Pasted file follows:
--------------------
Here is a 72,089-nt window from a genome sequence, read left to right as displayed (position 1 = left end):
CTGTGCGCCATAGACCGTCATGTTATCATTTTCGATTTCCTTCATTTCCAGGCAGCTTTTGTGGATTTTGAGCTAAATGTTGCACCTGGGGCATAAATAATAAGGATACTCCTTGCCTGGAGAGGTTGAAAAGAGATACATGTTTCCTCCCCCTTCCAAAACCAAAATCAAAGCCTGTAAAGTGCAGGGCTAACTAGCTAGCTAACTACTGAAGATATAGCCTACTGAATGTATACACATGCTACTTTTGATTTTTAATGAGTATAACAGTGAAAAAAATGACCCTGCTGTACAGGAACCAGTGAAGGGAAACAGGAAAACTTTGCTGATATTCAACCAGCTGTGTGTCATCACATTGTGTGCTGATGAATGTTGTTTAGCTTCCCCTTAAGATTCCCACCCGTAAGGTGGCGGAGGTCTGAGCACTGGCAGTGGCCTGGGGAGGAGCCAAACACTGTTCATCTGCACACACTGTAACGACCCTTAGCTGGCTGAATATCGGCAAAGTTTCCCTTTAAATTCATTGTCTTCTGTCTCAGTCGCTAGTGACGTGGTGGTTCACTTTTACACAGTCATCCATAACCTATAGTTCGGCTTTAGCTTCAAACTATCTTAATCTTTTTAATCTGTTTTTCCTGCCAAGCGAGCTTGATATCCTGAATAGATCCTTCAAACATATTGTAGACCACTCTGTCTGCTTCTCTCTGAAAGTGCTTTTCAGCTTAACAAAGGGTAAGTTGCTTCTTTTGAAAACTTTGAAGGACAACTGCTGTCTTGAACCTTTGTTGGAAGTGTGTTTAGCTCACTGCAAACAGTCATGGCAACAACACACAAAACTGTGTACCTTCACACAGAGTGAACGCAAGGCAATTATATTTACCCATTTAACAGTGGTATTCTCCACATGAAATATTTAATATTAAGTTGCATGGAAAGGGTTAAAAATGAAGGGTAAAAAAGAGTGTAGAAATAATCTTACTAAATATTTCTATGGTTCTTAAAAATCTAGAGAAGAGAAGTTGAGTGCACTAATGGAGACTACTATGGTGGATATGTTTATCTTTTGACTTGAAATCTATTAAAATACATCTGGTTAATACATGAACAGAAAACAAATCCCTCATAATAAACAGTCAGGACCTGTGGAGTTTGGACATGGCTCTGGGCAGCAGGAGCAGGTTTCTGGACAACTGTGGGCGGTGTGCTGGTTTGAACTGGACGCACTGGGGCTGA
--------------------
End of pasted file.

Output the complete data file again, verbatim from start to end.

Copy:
Here is a 72,089-nt window from a genome sequence, read left to right as displayed (position 1 = left end):
CTGTGCGCCATAGACCGTCATGTTATCATTTTCGATTTCCTTCATTTCCAGGCAGCTTTTGTGGATTTTGAGCTAAATGTTGCACCTGGGGCATAAATAATAAGGATACTCCTTGCCTGGAGAGGTTGAAAAGAGATACATGTTTCCTCCCCCTTCCAAAACCAAAATCAAAGCCTGTAAAGTGCAGGGCTAACTAGCTAGCTAACTACTGAAGATATAGCCTACTGAATGTATACACATGCTACTTTTGATTTTTAATGAGTATAACAGTGAAAAAAATGACCCTGCTGTACAGGAACCAGTGAAGGGAAACAGGAAAACTTTGCTGATATTCAACCAGCTGTGTGTCATCACATTGTGTGCTGATGAATGTTGTTTAGCTTCCCCTTAAGATTCCCACCCGTAAGGTGGCGGAGGTCTGAGCACTGGCAGTGGCCTGGGGAGGAGCCAAACACTGTTCATCTGCACACACTGTAACGACCCTTAGCTGGCTGAATATCGGCAAAGTTTCCCTTTAAATTCATTGTCTTCTGTCTCAGTCGCTAGTGACGTGGTGGTTCACTTTTACACAGTCATCCATAACCTATAGTTCGGCTTTAGCTTCAAACTATCTTAATCTTTTTAATCTGTTTTTCCTGCCAAGCGAGCTTGATATCCTGAATAGATCCTTCAAACATATTGTAGACCACTCTGTCTGCTTCTCTCTGAAAGTGCTTTTCAGCTTAACAAAGGGTAAGTTGCTTCTTTTGAAAACTTTGAAGGACAACTGCTGTCTTGAACCTTTGTTGGAAGTGTGTTTAGCTCACTGCAAACAGTCATGGCAACAACACACAAAACTGTGTACCTTCACACAGAGTGAACGCAAGGCAATTATATTTACCCATTTAACAGTGGTATTCTCCACATGAAATATTTAATATTAAGTTGCATGGAAAGGGTTAAAAATGAAGGGTAAAAAAGAGTGTAGAAATAATCTTACTAAATATTTCTATGGTTCTTAAAAATCTAGAGAAGAGAAGTTGAGTGCACTAATGGAGACTACTATGGTGGATATGTTTATCTTTTGACTTGAAATCTATTAAAATACATCTGGTTAATACATGAACAGAAAACAAATCCCTCATAATAAACAGTCAGGACCTGTGGAGTTTGGACATGGCTCTGGGCAGCAGGAGCAGGTTTCTGGACAACTGTGGGCGGTGTGCTGGTTTGAACTGGACGCACTGGGGCTGA